Whereas, for the brick texture, you need to create some smaller grout lines to mimic the size of bricks. Adding highlights and shadows to the painted-on bricks will help trick depth and dimensions, making the fake grout appear real.
Regardless of the look you decide to go with, practice your technique on scrap pieces of cardboard before you work on the final piece.
Cool Painting Tips
If you like the idea of having cinder blocks that are painted to look a little more stone-like, but want something a little more realistic, you may want to keep working on your project.
These ideas below can help you get an even better look:
- If you want to add extra texture, ball up a rag and press it against the stone painting after lightly dipping it in slightly different shades of paint. This technique can add a grainy or textured appearance to your paint job. It was a popular way of adding a stone-like texture in the 90s.
- A sponge glued to plywood can make a great stamp. If you’ve been wanting to get a stamp that could give your wall a more brick-like appearance, this can work well. Just make sure to layer the paint by having a solid base coat underneath, followed up with a slightly different brick hue pressed on via the stamp.
- Consider buying a textured paint. If you want to splurge and get a real stone-like texture, it’s good to know that there are specialty paints that come with a tactile bonus. Most major paint companies make textured paints, with the three most common textures being stone, suede, and sand. These kinds of paints need to be applied with a paint roller, but trust us, they’re worth it. If you need to use a roller, just throw paint on different sections of your rolling tray to get a unique mix for each stone.
- Don’t be afraid to spot test new ideas. Want to try drywall mud on your cinderblocks? Want to add sand to your paints to see if it gives you a more stony look? Spot test new techniques in a corner to see if it works. You’d be surprised at how many ways you can add texture to your paint.
Other Methods for Disguising Cinder Block
Aside from creating a faux stone appearance, there are other ways to hide that unsightly cinder block wall, without spending too much money.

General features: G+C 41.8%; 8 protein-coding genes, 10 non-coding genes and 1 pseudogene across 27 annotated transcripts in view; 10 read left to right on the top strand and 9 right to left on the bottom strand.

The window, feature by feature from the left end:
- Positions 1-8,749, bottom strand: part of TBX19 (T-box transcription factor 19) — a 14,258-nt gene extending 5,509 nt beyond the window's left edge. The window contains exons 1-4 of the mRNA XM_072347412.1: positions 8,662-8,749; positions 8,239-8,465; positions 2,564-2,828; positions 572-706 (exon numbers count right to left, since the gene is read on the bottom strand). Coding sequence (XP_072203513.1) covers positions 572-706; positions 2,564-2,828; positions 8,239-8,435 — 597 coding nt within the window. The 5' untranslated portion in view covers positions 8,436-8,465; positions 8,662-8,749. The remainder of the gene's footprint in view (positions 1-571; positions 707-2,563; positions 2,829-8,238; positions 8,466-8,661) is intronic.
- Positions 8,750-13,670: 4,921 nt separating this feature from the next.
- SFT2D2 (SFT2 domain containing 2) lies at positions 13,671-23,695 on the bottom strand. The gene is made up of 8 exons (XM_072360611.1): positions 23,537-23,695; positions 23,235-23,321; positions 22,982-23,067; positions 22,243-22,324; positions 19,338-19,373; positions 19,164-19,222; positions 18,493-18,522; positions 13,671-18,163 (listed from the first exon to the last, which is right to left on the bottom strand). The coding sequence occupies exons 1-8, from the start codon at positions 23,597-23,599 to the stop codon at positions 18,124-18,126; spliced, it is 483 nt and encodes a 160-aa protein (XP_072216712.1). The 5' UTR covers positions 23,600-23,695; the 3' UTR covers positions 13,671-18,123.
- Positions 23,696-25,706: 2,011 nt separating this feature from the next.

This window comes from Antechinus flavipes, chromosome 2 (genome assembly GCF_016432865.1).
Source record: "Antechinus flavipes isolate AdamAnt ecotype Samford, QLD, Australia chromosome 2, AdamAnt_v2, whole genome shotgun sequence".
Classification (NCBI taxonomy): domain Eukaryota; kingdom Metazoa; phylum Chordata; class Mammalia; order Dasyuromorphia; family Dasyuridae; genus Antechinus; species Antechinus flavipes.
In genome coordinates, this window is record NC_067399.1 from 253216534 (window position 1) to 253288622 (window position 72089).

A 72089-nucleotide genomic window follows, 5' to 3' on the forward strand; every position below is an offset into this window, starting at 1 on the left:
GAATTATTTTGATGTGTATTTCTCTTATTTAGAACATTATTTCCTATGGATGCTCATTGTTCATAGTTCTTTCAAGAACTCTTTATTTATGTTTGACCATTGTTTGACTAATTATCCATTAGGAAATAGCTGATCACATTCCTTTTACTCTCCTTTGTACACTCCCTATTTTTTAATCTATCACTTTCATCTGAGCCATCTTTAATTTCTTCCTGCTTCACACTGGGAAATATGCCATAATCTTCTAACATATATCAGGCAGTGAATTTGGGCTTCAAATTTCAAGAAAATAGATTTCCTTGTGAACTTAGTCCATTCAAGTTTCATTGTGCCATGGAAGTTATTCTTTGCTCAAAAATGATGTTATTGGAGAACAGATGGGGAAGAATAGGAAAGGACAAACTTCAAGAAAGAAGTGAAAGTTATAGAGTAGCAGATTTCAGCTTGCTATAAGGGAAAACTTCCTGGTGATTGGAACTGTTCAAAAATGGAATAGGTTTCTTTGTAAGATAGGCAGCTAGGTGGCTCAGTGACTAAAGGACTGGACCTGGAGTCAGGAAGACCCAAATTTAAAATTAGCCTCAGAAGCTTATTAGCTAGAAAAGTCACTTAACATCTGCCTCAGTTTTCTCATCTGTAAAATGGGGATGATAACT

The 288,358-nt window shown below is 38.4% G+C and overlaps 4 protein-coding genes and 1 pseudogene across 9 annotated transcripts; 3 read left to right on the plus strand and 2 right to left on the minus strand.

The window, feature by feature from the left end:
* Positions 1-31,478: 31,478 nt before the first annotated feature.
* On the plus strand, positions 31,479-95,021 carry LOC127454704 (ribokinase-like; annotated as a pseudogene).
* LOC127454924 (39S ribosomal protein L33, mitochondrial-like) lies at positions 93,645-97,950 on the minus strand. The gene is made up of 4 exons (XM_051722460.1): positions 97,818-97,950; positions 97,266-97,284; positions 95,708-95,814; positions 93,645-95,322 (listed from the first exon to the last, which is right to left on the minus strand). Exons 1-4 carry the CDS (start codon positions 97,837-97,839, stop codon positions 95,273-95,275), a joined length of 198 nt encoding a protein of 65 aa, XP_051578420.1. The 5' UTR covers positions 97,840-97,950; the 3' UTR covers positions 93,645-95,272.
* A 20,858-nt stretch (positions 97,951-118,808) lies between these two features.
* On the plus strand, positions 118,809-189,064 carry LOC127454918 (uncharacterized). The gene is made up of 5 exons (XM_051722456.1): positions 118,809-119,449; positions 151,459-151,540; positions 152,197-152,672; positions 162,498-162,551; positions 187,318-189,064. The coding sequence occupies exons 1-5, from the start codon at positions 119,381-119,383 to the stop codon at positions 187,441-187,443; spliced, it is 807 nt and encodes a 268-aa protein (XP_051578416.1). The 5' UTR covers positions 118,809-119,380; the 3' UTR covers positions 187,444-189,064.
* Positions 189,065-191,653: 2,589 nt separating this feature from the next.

- Create a wall collage. You can both disguise the cinder blocks and create an appealing art installation by turning the whole wall into a collage. Collect photographs, postcards, magazine clippings, old book pages, sheet music, and the like. Overlap the pieces on the wall to create the most interesting look.
- Hang oversized art panels. In some cases, redirection is the best form of disguise. You can effectively redirect the eye away from the cinder block by hanging or propping oversized art panels in front of it. They will cover most of the wall and, if they’re interesting enough, most won’t even notice the cinder block wall behind.
- Use fabric panels. For a very cost-effective solution, scourer discount stores and clearance bins for inexpensive pieces of fabric. Depending on the size of the wall, you may need quite a bit of fabric to cover it all. Sew the pieces together and tape them in place.
Whether you decide to paint faux stone, create a collage, or hang some sort of artistic installation, there is more than one way to hide cinder block.
Our Final Take
If you were wondering how to give cinder blocks a more stone-y look, we’ve got some news for you. There’s more than one way to make it happen.
The easiest way is to just mix paint and paint over the actual blocks to create a stone brick effect. However, there’s no reason to limit yourself to the simple if you want to go a little crazy with it.
People who want to go beyond the basics should take a look into textured paints, using stamps, or just creating their own unique method. Spot testing or even trying it out on a spare cinderblock can help you figure out which method works well for you.
After all, no two stone walls are alike. Why try to make your “stone” wall just like everyone else’s?
Ossiana Tepfenhart is an expert writer, focusing on interior design and general home tips. Writing is her life, and it's what she does best. Her interests include art and real estate investments.
More by Ossiana Tepfenhart